If you missed chapel last Tuesday, then you missed a great speech by Rebecca Bender. To sum up her personal story for the purpose of this article, Rebecca spoke about human trafficking and explained how she lived in Eugene while attending college, until she was trafficked and moved to Las Vegas. Rebecca met “the love of her life” right down the street from school at Taylor’s Bar and Grill. Six months later, she moved to Vegas with her young daughter and boyfriend, only to be forced to dance at a strip club to make money for her boyfriend. She did not know at the time what was happening, but it soon made sense and she realized she needed to get away from her boyfriend. It took six years for her to escape, and when she did, she moved back to Eugene where she was brought in by Shade Fish and her family. For those of you that do not know, Shade Fish is a student here at NCU.
After we heard her story, I decided to talk students like Kayla Miller (who is going on her second missions trip to Cambodia this May where they will combat sex trafficking), and Shade Fish (whose family brought in Rebecca in her time of need), and get some of their thoughts on Rebecca’s talk in chapel.
Here are the questions I asked and their responses:
1. How does Rebecca’s speech encourage you to keep fighting the battle against human trafficking?
Kayla: Rebecca’s speech encouraged me to keep fighting against sex trafficking because it reminded me that it is happening in the very town I live in. It encouraged me to continue to become more knowledgeable about what is happening and what I can be doing to speak against it. Rebecca’s bravery and vulnerability truly inspires me.
Shade: Rebecca is inspiring. She makes me feel like I need to do something to make a difference. And because of how she uses what she’s gone through to impact the world, I feel like I really can.
2. How have you connected her testimony to those testimonies you’ve heard from others? In other words, how does her story differ from others that you’ve heard?
Kayla: Many of the stories I have heard are about girls who live in Cambodia. The trafficking process is a little different over there compared to here, but there are a ton of similarities as well. In Cambodia and here in the US, girls are always taken advantage of, it is typically viewed by society as something other than sex trafficking (ex. prostitution), and many people are very uneducated about what is happening around them regarding sex trafficking. The difference between here and Cambodia is the children are often exposed to sex trafficking because the family is poor and needs money in order to survive. Again, culturally it is not seen as sex trafficking but rather people trying to survive.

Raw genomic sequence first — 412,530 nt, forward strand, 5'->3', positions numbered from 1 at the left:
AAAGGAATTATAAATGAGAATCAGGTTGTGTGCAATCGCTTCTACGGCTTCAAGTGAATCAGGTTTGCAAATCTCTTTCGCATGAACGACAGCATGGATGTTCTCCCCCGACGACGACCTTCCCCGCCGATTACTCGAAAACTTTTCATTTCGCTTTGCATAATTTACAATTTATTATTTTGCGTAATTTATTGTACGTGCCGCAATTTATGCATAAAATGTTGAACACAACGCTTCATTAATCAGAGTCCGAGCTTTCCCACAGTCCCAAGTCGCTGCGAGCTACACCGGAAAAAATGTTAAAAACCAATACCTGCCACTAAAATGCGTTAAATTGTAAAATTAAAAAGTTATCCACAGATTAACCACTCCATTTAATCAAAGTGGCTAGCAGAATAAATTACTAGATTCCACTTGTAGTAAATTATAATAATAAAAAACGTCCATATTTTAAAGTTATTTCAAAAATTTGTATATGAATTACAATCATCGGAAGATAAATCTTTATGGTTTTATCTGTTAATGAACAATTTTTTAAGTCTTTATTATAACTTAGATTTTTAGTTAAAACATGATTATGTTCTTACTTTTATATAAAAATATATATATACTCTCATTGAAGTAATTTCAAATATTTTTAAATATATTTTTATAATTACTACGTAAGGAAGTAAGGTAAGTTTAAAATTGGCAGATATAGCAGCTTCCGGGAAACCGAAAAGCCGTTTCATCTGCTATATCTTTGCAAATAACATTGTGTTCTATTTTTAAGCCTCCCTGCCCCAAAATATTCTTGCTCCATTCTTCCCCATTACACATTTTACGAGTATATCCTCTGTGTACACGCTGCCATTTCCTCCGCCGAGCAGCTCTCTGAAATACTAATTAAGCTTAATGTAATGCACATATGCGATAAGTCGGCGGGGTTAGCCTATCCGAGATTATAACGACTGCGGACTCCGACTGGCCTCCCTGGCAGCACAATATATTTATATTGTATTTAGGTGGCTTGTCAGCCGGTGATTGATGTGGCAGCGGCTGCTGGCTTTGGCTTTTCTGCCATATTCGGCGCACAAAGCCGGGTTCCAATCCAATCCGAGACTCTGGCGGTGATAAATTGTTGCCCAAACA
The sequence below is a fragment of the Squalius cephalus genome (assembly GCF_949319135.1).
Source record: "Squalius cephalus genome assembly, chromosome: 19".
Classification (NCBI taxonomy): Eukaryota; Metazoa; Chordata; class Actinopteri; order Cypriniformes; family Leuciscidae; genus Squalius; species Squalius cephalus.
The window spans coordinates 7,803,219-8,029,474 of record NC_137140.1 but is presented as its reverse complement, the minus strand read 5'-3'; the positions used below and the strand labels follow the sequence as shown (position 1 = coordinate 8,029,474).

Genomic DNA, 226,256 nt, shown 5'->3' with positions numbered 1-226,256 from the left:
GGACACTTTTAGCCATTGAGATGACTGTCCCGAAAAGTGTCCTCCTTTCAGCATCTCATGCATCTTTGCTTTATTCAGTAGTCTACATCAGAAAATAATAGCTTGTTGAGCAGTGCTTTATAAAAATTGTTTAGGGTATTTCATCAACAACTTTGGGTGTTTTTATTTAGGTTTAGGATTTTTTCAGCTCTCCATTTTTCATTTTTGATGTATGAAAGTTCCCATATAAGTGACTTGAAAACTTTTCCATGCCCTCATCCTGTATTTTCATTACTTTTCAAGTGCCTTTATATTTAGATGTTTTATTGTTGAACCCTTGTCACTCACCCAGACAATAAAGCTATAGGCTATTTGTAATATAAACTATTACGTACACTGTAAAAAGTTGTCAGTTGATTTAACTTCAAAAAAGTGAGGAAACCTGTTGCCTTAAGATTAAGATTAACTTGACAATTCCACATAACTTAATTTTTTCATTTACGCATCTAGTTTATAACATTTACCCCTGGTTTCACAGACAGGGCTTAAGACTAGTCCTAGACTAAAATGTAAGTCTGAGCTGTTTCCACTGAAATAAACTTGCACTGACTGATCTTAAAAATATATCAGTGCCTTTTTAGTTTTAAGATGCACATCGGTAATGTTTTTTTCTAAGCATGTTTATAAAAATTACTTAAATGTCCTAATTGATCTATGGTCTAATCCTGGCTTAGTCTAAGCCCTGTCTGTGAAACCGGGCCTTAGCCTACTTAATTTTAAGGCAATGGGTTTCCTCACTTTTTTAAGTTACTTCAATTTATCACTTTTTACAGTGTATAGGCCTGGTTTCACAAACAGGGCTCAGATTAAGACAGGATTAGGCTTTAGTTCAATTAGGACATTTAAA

3. This one is for Shade; can you give us a short response (about a paragraph or so) about how you and your family took in Rebecca and your relationship with her?
Shade: Rebecca is a part of my family. She is my cousin and my mom’s niece as well as her close friend. Rebecca’s eldest daughter, Deshae, was my best friend growing up. I remember when they came to live with us. I was young and I didn’t really understand why. All I knew was she was in trouble, she needed us, and my mom didn’t hesitate to help her. We all love her very much and support her. It’s been amazing to watch her go through such a transformation. She’s an amazing wife, mother, leader, speaker, and I’m beyond proud to call her family.
4. If there is one thing you’d like others to remember about how to fight/ recognize human trafficking, what would it be?
Kayla: I would want people to remember to be aware and in the process of being aware if you see something suspicious do not be afraid to speak up. Also, I really, really want people to know about the importance of educating yourself about this, or any injustice that is taking place throughout the world. In order to stand up against something it is crucial you have at least a basic understanding of it!
Shade: Once you’re really aware, I think it’s impossible not to think a little differently and act a little differently. Remember that there are real victims of sex trafficking around you and remember that getting educated about it can really make a difference and potentially change lives.
We hope you can see the passion that Kayla has for her missions, as well as the compassion that was seen through Shade’s family as they took in Rebecca. We as encourage you to be aware of what is happening in this world. Human trafficking as a form of slavery is not dead; it is very much alive and I personally thank Kayla and the many others who have a passion for fighting human trafficking.
Until next time,